While the present invention has been illustrated by the description of the embodiments thereof, and while the embodiments have been described in considerable detail, it is not the intention of the applicant to restrict or in any way limit the scope of the appended claims to such detail. Additional advantages and modifications will readily appear to those skilled in the art. Therefore, the invention in its broader aspects is not limited to the specific details, representative apparatus, methods, and illustrative examples shown and described. Accordingly, departures may be made from such details without departure from the spirit or scope of applicant's general inventive concept. Further, it is to be appreciated that improvements and/or modifications may be made thereto without departing from the scope or spirit of the present invention as defined by the following claims.

Claims

1. An enclosure for an open end of a reflector antenna, comprising:

a substantially cylindrical shroud adapted to be coupled to a distal end of the reflector antenna, the shroud generally coaxial with a longitudinal axis of the reflector antenna;
a retaining band coupled to an inner diameter of the shroud, proximate a distal end of the shroud;
the retaining band provided with a retaining groove open radially inward towards the longitudinal axis;
a bottom of the retaining groove extending radially outward beyond an outer diameter of the shroud; and
a radome seated within the retaining groove.

2. The enclosure of claim 1, wherein the retaining band is formed by a plurality of arc segments.

3. The enclosure of claim 2, further including an end flare on each of the arc segments, whereby an end of each arc segment overlaps an adjacent arc segment.

4. The enclosure of claim 2, further including a coupling tab proximate an end of each arc segment, the coupling tabs fastened one to another.

5. The enclosure of claim 1, further including an RF absorbing material coupled to the inner diameter of the shroud.

6. The enclosure of claim 5, wherein the RF absorbing material is mechanically fastened to the shroud.

7. The enclosure of claim 1, wherein a diameter at the bottom of the retaining groove is greater than an outer diameter of the shroud by at least one width of the retaining groove.

8. The enclosure of claim 1, wherein the retaining band is coupled to the shroud by fasteners coupled through an outer diameter of the shroud to clips seated on a proximal edge of the retaining band.

9. The enclosure of claim 1, wherein the radome does not contact the shroud.

10. The enclosure of claim 1, wherein the radome is rotatable within the retaining groove.

11. The enclosure of claim 1, wherein the radome is movable within the retaining groove.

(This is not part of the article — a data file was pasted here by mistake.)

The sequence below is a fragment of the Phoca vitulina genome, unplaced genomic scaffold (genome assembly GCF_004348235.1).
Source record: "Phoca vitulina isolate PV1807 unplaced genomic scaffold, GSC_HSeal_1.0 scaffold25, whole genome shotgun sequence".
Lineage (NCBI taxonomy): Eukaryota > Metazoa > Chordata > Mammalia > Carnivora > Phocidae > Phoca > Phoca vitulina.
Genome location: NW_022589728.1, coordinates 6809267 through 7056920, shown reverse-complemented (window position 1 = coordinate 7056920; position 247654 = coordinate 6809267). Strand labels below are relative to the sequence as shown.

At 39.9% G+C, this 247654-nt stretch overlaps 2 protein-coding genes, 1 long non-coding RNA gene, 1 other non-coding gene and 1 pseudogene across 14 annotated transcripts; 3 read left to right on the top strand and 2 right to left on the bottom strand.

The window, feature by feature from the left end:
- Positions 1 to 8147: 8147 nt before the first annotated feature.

12. The enclosure of claim 1, wherein a radial inward edge of the retaining band has a smaller inner diameter than the shroud.

13. The enclosure of claim 1, wherein a radial inward edge of the retaining band has a smaller inner diameter than a proximal end of the retaining band.

14. An enclosure for an open end of a reflector antenna, comprising:

a substantially cylindrical shroud adapted to be coupled to a distal end of the reflector antenna, the shroud generally coaxial with a longitudinal axis of the reflector antenna;
an RF absorbing material coupled to the inner diameter of the shroud;
a retaining band coupled to an inner diameter of the shroud, proximate a distal end of the shroud; the retaining band formed by a plurality of interconnected arc segments;
the retaining band provided with a retaining groove open radially inward towards the longitudinal axis;
a diameter at the bottom of the retaining groove is greater than an outer diameter of the shroud by at least one width of the retaining groove;
a bottom of the retaining groove extending radially outward beyond an outer diameter of the shroud;
a radial inward edge of the retaining band has a smaller inner diameter than the shroud; and
a radome seated within the retaining groove without contacting the shroud.

15. Method for assembling an enclosure upon an open end of a reflector antenna, comprising the steps of:

coupling a plurality of portions together to form a substantially cylindrical shroud;
coupling the shroud to a distal end of the reflector antenna, the shroud generally coaxial with a longitudinal axis of the reflector antenna;
coupling a plurality of arc segments together around a periphery of a radome to form a retaining band;
the retaining band provided with a retaining groove open radially inward towards the longitudinal axis, the radome seated in the retaining groove; and
coupling a mounting portion to an inner diameter of a distal end of the cylindrical shroud.

Patent History

Publication number: 20100315307
Type: Application
Filed: Jun 12, 2009
Publication Date: Dec 16, 2010
Patent Grant number: 8077113
Applicant: ANDREW LLC (Hickory, NC)
Inventors: Junaid Syed (Fife), Matthew Lewry (Fife), Ian Renilson (Fife), Stephen Simms (Dunfermline)
Application Number: 12/484,123

Classifications

Current U.S. Class: With Electrical Shield (343/841); Antenna Or Wave Energy "plumbing" Making (29/600); With Housing Or Protective Covering (343/872)
International Classification: H01Q 1/42 (20060101); H01P 11/00 (20060101); H01Q 1/52 (20060101);